President Obama was widely criticized by many Democrats for what they perceived as his caving in and compromising with Republicans during the summer debate on increasing the debt ceiling limit. What riled most of the President’s supporters was his seeming unwillingness to fight congressional Republicans over terminating the Bush era tax cuts. As a result, President Obama’s poll numbers plummeted and a narrative of an impotent presidency began to take shape, with many pundits questioning his re-election chances in 2012.
When the President signed the Budget Control Act of 2011 (S. 365) on August 2, he, unbeknownst to most Americans, cleverly boxed Republicans into a corner and gained the upper hand. President Obama willingly took a momentary hit in public opinion knowing that the budget act gave him tremendous leverage, and put him in position to expose the leadership vacuum in the GOP. By temporarily surrendering the fight over the Bush tax cuts, the White House embedded in the Budget Control Act a poison pill – sequestration – that helps him to not only achieve his ultimate goal of deficit reduction and tax equity, but frames the debate in such a way that makes congressional Republicans defenseless. Ironically, the deal Republicans initially rejected, the so-called “grand bargain” President Obama attempted to strike with House Speaker John Boehner, included cuts to domestic programs important to Democrats and was a far better outcome for the GOP than the arrangement now at play due to the deficit committee’s failure.
The sequestration, or automatic cuts, mandated by the Budget Control Act of 2011 are modeled on the Gramm-Rudman-Hollings Balanced Budget Act of 1985, and are evenly split between defense and non-defense spending. They must total $1.2 trillion over 10 years, and include all non-exempt discretionary, mandatory and entitlement programs. There are provisions set forth for security related allocations. Yesterday, President Obama held a media briefing (see the video at NSpicks on the NorthStarNews.com home page) and made clear to Congress that he will veto any legislation that attempts to undo the automatic cuts that are now in play since the deficit committee failed to come up with a deal. By taking a hard line stand President Obama has now forced Republicans to swallow huge cuts in defense spending, a favorite of the right, or come back to the table and negotiate a deal that includes tax revenue. He also made certain that many of his priorities were secure. To his credit, the President protected Social Security, Medicaid and Medicare beneficiary payments from the sequestration process. Cuts to Medicaid and Medicare are restricted to reductions in provider reimbursements. The Pell Grant Program is also protected from sequestration and the Budget Control Act of 2011 retains the maximum award at $5,550 for FY 2012. Programs such as the Supplemental Nutrition Assistance Program (SNAP, formally called food stamps) and the Women, Infants, and Children (WIC) programs under the Department of Agriculture are estimated to suffer across-the-board cuts of only about 5 percent under sequestration. There are some programs in the Department of Education for K-12 education that might be affected by sequestration. For the most part though, President Obama embedded protections for important programs favored by Democrats in the budget act he signed in August.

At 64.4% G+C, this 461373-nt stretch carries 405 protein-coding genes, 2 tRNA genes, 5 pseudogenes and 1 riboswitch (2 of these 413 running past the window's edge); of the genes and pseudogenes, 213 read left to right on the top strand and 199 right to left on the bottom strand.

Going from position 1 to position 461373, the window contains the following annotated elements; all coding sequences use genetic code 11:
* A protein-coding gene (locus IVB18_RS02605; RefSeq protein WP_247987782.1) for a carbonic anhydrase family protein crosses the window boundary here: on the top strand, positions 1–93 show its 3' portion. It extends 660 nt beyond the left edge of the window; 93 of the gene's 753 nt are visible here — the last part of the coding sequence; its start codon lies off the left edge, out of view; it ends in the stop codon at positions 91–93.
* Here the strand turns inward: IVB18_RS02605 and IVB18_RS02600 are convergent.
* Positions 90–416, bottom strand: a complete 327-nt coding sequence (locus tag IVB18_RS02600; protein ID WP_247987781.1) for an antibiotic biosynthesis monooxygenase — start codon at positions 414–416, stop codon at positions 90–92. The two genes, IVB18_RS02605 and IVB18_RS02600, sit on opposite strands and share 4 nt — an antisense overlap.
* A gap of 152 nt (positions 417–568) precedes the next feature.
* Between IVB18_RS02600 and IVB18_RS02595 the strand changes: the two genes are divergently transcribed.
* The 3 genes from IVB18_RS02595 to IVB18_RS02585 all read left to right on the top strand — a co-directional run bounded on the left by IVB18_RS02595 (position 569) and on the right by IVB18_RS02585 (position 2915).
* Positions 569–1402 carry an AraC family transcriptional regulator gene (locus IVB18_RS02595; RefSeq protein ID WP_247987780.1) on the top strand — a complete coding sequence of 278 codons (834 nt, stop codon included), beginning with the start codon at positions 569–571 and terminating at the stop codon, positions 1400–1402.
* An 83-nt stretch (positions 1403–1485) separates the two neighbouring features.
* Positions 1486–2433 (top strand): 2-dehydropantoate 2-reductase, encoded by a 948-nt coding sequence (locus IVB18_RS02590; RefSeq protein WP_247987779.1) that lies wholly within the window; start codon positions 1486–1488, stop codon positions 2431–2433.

No matter what, the President can claim victory by declaring that through sequestration he is lowering the deficit and make the argument to voters that the large cuts in defense and other entitlement programs is due to the failure of congressional Republicans to take a “balanced” approach to trim the deficit. The President has now effectively isolated Republicans and defused their “class warfare” charge against the administration by protecting programs important to most middle class Americans, holding the line against cuts to programs assisting the poor, and making Republicans bear the blame for defense cuts that ultimately will harm middle class Americans serving in the military. If there is a better deal to make, and there is, Republicans will now have to come back to the table with a plan that includes tax revenue.
Photos courtesy of the White House